ANZ has released a major Report (.pdf 13MB) detailing the opportunities for Australia and New Zealand for agricultural commodities over the next 30 years.
Over the next few weeks, we will take a closer look at what the Report finds for New Zealand. This week we look at the current state of agriculture in New Zealand and Australia.
ANZ's report finds that a global race is emerging to develop high potential agricultural opportunities.
Successful agricultural industries do not happen by accident but take many years of development to build complementary strengths across a number of areas.
The following is an extract of part six of the full Report focussing on the New Zealand aspects.
What it means for key stakeholders
- Policy makers will play a critical role in reinvigorating Australian and New Zealand agriculture across all sectors.
- Investors who understand agriculture very well stand to create significant wealth from agricultural investments.
- Industry participants including farmers, agribusinesses and industry bodies all play important roles in driving change.
Policy discussions vital to lead the change
The sector-wide outcomes outlined in part 5 can be achieved through a broad, realistic national discussion about the state of agriculture in both Australia and New Zealand.
Such discussions should focus on addressing the shortcomings in capital access, labour supply and innovation.
The discussion needs to portray agriculture as a sector of the future rather than one of the past.
In Australia, the recent Green Paper, the National Food Plan, released by the Australian Government is a very positive start to this process. While New Zealand is yet to have a similar plan in place, recent papers such as ‘A Call to Arms’ by the Riddet Institute are also promising steps in the right direction.
Discussions should focus on the following themes:
1. Fostering an environment that encourages private investment.
Given the capital required to meet Asian soft commodity demand growth, the discussion should begin with how to connect both domestic and foreign capital markets with agriculture.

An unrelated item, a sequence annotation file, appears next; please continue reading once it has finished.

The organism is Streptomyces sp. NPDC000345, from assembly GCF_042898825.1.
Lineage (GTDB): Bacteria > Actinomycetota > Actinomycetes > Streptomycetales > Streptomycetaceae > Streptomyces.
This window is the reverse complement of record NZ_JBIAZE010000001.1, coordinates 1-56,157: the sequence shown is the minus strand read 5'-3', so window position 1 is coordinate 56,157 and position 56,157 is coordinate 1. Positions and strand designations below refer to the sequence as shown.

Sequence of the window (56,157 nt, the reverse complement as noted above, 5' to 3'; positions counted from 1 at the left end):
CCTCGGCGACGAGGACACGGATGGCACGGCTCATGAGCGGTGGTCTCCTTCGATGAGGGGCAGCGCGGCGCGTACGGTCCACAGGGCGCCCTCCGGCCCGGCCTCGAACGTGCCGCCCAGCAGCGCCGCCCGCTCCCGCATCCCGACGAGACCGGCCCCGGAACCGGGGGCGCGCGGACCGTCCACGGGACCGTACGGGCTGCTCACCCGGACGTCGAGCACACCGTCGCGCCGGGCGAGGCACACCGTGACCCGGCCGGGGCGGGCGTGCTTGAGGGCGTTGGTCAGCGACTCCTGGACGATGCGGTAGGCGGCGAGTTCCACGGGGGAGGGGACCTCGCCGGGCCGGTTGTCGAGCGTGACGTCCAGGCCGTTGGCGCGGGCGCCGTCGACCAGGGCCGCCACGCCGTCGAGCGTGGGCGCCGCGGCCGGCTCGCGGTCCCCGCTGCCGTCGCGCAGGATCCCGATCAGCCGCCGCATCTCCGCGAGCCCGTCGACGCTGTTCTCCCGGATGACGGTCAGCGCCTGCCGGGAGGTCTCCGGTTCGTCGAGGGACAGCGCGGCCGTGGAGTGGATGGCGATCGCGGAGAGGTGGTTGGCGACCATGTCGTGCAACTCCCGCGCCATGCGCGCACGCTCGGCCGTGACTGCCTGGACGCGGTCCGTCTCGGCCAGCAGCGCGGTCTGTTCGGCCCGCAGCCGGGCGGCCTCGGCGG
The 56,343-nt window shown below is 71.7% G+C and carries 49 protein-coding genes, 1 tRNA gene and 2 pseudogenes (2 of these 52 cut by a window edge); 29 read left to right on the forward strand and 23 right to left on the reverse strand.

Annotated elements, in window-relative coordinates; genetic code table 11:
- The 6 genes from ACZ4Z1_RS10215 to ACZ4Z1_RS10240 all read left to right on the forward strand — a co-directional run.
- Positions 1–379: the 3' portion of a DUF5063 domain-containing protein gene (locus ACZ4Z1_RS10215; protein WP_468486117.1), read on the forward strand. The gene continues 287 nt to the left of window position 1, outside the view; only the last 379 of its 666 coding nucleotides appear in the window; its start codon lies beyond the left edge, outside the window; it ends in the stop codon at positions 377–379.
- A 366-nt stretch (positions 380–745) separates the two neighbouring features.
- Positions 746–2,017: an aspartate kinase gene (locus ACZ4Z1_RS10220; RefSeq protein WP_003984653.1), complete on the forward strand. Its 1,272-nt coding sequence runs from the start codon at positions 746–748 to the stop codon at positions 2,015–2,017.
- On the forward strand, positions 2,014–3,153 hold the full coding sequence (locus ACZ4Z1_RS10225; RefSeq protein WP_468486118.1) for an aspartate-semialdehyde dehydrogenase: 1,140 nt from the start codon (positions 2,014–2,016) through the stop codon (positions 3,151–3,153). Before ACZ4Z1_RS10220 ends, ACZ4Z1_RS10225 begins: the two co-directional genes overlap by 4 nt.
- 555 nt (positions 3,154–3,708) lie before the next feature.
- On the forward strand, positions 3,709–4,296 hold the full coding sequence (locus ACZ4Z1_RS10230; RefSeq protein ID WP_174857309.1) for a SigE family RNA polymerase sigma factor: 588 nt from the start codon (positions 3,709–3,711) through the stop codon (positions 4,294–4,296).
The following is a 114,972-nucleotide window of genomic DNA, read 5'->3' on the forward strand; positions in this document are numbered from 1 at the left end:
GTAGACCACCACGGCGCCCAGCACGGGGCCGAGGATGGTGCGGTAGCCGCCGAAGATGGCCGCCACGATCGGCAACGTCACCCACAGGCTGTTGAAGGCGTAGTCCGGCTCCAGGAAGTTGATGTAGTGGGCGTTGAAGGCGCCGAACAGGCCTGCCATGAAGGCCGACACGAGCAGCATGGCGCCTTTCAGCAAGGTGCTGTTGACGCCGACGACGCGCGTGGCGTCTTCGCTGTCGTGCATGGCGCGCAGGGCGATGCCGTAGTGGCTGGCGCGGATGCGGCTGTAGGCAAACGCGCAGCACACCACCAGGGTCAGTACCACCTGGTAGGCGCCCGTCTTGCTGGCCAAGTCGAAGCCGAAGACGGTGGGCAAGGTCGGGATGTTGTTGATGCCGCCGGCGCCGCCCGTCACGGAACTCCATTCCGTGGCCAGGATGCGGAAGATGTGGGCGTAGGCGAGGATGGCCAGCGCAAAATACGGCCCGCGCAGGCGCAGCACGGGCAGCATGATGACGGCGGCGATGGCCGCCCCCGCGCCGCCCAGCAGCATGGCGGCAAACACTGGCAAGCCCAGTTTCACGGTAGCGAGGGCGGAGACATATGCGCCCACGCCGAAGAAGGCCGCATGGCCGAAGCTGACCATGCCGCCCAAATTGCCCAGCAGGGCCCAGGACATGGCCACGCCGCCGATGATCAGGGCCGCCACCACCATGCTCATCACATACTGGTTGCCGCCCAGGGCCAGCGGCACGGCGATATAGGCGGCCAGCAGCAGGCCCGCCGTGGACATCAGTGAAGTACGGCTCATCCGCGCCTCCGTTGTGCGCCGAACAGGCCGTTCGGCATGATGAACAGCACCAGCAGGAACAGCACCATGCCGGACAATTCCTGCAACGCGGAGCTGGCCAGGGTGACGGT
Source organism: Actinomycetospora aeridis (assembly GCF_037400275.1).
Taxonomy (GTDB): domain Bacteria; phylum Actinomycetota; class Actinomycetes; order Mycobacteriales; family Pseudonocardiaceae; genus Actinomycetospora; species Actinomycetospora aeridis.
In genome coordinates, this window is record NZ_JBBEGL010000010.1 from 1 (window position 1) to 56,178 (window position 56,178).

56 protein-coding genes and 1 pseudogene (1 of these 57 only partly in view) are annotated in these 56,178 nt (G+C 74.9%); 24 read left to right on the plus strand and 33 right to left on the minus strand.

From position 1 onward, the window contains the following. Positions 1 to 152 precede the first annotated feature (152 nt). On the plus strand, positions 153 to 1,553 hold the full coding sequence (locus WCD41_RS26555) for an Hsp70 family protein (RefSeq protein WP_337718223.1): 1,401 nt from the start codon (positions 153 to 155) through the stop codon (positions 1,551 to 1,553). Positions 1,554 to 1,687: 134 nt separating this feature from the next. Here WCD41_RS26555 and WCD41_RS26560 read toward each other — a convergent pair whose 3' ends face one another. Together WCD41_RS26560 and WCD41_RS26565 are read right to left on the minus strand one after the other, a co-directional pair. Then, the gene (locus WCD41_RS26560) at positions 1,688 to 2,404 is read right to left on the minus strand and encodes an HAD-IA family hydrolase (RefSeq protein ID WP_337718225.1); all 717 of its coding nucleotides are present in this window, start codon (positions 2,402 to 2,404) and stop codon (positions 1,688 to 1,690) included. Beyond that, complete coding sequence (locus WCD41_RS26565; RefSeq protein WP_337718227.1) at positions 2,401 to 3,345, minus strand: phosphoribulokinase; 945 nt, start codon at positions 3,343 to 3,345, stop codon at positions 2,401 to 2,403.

Obvious related themes include facilitating private investment in agriculture, the adoption of new farm ownership and operation structures, together with greater private sector investment in critical off-farm infrastructure.
Establishing a clear approach to foreign investment while bringing public sentiment along this journey will be a critical part of the process. Achieving this should first involve improvements in data gathering, such as implementing a national register, to gauge the true extent of foreign ownership in agricultural assets. Gaining this understanding is a key step toward fostering an informed national discussion on a topic that often draws public concern.
Discussions should also adopt a long term perspective with as much recognition of the benefits as the risks that would need to be mitigated. A clear policy framework is needed to manage the rise of Australia and New Zealand’s Asian neighbours and support the continued growth in trade and investment.
This should include a thorough review of Australia’s FIRB, and potential further review of New Zealand’s OIO, to ensure these regulators have the necessary mandate and resources to effectively protect national interests whilst encouraging desirable foreign investment in agriculture. Recent developments in both countries have been promising. The Australian Government has commissioned a White Paper on ‘Australia in the Asian Century’ while the New Zealand Government has released a ‘NZ Inc’ China Strategy.
2. Addressing labour shortages and developing future leaders.
Rebuilding the agricultural labour force requires both short and long term focus.
First, developing the next generation of leaders depends on redefining the image of the sector and boosting development platforms, such as universities, vocational education and training and traineeship programs.
Second, introducing rural relocation incentives (including via taxation, training, or infrastructure) and better publicising seasonal opportunities could improve the sector’s capability to attract domestic labour.
Finally, enhancing immigration policies to attract and retain agricultural labour in regional areas could help fill remaining labour force gaps.
3. Managing land use conflicts.
The New Zealand Government is taking an active interest in managing the productivity and sustainability of agricultural land but more focus on protecting the size of productive land may be required.
Underpinning the policy approaches should be robust land-use data and analysis of future availability and requirements. Both countries should continue efforts to establish comprehensive and internally consistent land use data.
4. Establishing clear and transparent water markets.
In New Zealand, policy makers could use Australia’s experience as a case study to trigger further policy reforms to improve water use efficiency and allocation.
The approval in May 2011 of the National Policy Statement for Freshwater Management set in motion a number of water management improvements. Further discussions will be required to determine important details of associated regional plans – particularly on allocation limits and systems.